In Kaohsiung, Taiwan, there stands a massive Buddhist complex set up by the half-century-old sect Fo Guang Shan. It is a sprawling 30 hectares (74 acres) and contains the nation’s largest monastery, a 36-meter (132 foot) tall Buddha statue, as well as an enormous Buddha Memorial Center in the shape of a pyramid.

However, for our correspondent Kowloon Kurosawa the real action could be found in the Pure Land Cave. It’s an attraction rumored to have been patterned after Disney’s It’s a Small World ride. However, as we’ll soon see, Buddhism is not so much a “small” world as it is a creepy and psychedelic one.

After spotting the cave on a map he had been handed at the Fo Guang Shang information center, our reporter Kurosawa hopped on a 10-minute shuttle bus across the complex to the Pure Land Cave. He was feeling a little light-headed after walking through the massive yet impressive Buddha Memorial Center, so the promises of a Disney-inspired exhibit seemed like just the relaxing break his weary soul needed.

At his arrival, Kurosawa put a coin in the box at the gate and walked into the circular entrance descending into the Pure Land Cave.

The place had a really mystical vibe to it and much to his surprise it was full of tourists. Even more to his surprise, there wasn’t a human tourist in sight.

▼ Won’t you come

▼ And wash away the rain

▼ Black hole sun

▼ Won’t you come, won’t you co-ome

It only got weirder as he went deeper. The lights were dimmed extra low and everything around him looked handmade. The place started to feel like a spooky ride in an old amusement park.

▼ Don’t mind us. We’re just paintings that are really slowly coming to life.

▼ “Hey, Paulie! Do that thing you always do. You know, the one where ya–BWAHAHA! Gets me every time!”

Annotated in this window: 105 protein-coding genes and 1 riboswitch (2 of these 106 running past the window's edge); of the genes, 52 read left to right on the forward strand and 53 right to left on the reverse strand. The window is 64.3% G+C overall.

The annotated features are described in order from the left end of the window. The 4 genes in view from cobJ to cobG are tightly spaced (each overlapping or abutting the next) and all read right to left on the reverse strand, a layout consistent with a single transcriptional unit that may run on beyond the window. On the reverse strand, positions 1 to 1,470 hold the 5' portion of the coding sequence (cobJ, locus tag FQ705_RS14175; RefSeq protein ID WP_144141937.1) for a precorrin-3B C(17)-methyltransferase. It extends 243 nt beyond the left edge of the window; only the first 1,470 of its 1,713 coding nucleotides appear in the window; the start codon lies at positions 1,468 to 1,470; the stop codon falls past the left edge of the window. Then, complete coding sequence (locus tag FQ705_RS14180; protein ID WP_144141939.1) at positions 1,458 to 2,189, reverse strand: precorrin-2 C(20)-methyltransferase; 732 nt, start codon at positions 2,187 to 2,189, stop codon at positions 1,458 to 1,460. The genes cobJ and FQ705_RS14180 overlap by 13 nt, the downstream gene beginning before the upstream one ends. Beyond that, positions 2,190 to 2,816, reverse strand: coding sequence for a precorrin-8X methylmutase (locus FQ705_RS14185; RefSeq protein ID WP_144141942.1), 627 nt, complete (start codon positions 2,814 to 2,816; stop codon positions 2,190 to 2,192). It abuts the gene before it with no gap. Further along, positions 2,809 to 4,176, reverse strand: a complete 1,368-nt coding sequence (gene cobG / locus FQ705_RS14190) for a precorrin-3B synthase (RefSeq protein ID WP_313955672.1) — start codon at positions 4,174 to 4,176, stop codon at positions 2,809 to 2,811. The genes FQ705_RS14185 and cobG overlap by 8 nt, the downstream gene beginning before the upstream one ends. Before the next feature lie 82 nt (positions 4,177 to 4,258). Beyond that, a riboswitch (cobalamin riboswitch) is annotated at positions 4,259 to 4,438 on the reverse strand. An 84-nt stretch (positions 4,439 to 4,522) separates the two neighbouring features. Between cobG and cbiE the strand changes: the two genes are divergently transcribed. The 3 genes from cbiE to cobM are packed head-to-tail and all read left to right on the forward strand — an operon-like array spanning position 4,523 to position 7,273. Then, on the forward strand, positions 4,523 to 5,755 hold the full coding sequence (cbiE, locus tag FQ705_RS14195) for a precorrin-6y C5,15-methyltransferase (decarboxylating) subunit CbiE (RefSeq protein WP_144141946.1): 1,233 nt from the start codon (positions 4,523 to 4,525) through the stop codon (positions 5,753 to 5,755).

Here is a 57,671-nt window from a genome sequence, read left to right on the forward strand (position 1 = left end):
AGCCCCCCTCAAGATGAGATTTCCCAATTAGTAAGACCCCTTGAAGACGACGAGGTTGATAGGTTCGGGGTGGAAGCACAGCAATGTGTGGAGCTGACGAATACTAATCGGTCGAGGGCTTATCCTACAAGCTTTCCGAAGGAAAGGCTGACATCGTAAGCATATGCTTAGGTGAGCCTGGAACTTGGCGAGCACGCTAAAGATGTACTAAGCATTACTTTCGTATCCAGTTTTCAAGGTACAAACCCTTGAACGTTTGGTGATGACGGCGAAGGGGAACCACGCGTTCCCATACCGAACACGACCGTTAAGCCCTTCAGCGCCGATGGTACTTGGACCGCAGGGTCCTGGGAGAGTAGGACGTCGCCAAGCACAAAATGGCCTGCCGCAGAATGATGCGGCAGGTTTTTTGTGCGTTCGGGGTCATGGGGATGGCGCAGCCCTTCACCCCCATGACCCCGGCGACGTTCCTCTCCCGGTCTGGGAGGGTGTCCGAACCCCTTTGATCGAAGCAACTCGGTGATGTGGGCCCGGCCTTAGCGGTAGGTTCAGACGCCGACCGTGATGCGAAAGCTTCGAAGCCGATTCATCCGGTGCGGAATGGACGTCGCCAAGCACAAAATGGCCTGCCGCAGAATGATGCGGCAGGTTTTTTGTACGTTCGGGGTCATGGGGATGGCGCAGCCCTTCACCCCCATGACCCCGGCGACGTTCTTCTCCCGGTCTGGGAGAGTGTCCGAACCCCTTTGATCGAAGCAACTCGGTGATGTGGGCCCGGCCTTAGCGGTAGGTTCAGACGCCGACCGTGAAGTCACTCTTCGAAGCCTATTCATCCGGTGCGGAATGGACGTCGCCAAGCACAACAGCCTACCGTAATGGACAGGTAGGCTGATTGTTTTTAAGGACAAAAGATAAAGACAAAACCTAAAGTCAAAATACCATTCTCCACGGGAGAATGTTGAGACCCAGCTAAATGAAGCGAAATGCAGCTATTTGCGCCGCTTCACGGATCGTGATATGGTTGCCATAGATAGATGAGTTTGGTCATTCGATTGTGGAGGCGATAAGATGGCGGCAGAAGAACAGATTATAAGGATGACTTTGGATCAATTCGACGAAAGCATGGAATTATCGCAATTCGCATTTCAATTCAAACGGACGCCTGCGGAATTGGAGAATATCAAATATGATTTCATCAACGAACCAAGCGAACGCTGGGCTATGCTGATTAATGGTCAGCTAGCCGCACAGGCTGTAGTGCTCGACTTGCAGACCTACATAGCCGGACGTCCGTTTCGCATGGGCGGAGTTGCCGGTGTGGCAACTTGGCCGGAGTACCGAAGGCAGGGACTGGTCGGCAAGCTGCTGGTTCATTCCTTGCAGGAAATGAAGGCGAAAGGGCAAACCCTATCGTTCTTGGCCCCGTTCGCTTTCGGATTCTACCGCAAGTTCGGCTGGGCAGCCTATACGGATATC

All looking like they were made by hand, the figures had a chaotic silhouette as if their cement forms might come to life and crush him in the name of Buddha. And there were so many of them.

▼ Caution: Wet floor. The damn ceiling’s melting into it again.

▼ You might have to look really closely to see the disco ball hanging in the center.

This was no It’s a Small World after all. The Pure Land Cave eclipsed that baby ride in every aspect, from size to character count, even in creepiness. It seemed to just go on forever as if the only way out were to reach enlightenment or madness, which ever came first.

“Maybe they’re one in the same,” thought Kurosawa feeling his sanity unravel. “Is that what this place is meant to teac–” when suddenly…

▼ “Oh never mind, there’s the exit.”

After all was said and done, Kurosawa highly recommends the Pure Land Cave as a real learning experience. Also, since Fo Guang Shang seems to be doing pretty well in terms of revenue, this attraction may get upgrades in the future. So it’s best to visit as soon as possible before they go all commercial and replace the leering monks with animatronic ones.

Fo Guang Shan: Official Website
Original Article by Kowloon Kurosawa
Photos © RocketNews24
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